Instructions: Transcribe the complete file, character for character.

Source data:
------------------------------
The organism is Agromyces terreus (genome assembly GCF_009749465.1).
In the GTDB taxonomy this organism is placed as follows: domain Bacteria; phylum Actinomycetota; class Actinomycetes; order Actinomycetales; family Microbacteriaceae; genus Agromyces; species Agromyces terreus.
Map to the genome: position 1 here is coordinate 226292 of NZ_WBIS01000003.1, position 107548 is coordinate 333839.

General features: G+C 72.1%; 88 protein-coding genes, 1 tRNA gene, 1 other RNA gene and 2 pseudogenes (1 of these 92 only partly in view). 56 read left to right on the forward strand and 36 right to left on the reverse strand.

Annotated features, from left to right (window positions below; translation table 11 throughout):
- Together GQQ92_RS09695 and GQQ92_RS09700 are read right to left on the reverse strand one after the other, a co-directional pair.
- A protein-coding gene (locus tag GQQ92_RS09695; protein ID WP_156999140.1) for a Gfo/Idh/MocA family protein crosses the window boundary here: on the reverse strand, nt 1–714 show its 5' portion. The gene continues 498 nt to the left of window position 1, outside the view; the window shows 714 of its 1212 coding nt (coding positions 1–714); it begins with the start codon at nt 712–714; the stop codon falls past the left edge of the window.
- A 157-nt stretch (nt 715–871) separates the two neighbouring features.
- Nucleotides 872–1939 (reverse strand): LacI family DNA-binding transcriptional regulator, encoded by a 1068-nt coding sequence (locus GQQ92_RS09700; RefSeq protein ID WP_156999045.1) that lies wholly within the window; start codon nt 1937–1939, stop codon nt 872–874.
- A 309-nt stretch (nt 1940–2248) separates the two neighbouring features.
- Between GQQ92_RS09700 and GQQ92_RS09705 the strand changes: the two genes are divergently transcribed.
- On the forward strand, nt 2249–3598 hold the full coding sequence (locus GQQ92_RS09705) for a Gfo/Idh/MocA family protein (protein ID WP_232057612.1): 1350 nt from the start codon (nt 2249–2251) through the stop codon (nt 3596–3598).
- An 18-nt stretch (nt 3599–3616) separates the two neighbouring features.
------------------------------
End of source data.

The organism is Agromyces terreus (genome assembly GCF_009749465.1).
In the GTDB taxonomy this organism is placed as follows: domain Bacteria; phylum Actinomycetota; class Actinomycetes; order Actinomycetales; family Microbacteriaceae; genus Agromyces; species Agromyces terreus.
Map to the genome: position 1 here is coordinate 226292 of NZ_WBIS01000003.1, position 107548 is coordinate 333839.

General features: G+C 72.1%; 88 protein-coding genes, 1 tRNA gene, 1 other RNA gene and 2 pseudogenes (1 of these 92 only partly in view). 56 read left to right on the forward strand and 36 right to left on the reverse strand.

Annotated features, from left to right (window positions below; translation table 11 throughout):
- Together GQQ92_RS09695 and GQQ92_RS09700 are read right to left on the reverse strand one after the other, a co-directional pair.
- A protein-coding gene (locus tag GQQ92_RS09695; protein ID WP_156999140.1) for a Gfo/Idh/MocA family protein crosses the window boundary here: on the reverse strand, nt 1–714 show its 5' portion. The gene continues 498 nt to the left of window position 1, outside the view; the window shows 714 of its 1212 coding nt (coding positions 1–714); it begins with the start codon at nt 712–714; the stop codon falls past the left edge of the window.
- A 157-nt stretch (nt 715–871) separates the two neighbouring features.
- Nucleotides 872–1939 (reverse strand): LacI family DNA-binding transcriptional regulator, encoded by a 1068-nt coding sequence (locus GQQ92_RS09700; RefSeq protein ID WP_156999045.1) that lies wholly within the window; start codon nt 1937–1939, stop codon nt 872–874.
- A 309-nt stretch (nt 1940–2248) separates the two neighbouring features.
- Between GQQ92_RS09700 and GQQ92_RS09705 the strand changes: the two genes are divergently transcribed.
- On the forward strand, nt 2249–3598 hold the full coding sequence (locus GQQ92_RS09705) for a Gfo/Idh/MocA family protein (protein ID WP_232057612.1): 1350 nt from the start codon (nt 2249–2251) through the stop codon (nt 3596–3598).
- An 18-nt stretch (nt 3599–3616) separates the two neighbouring features.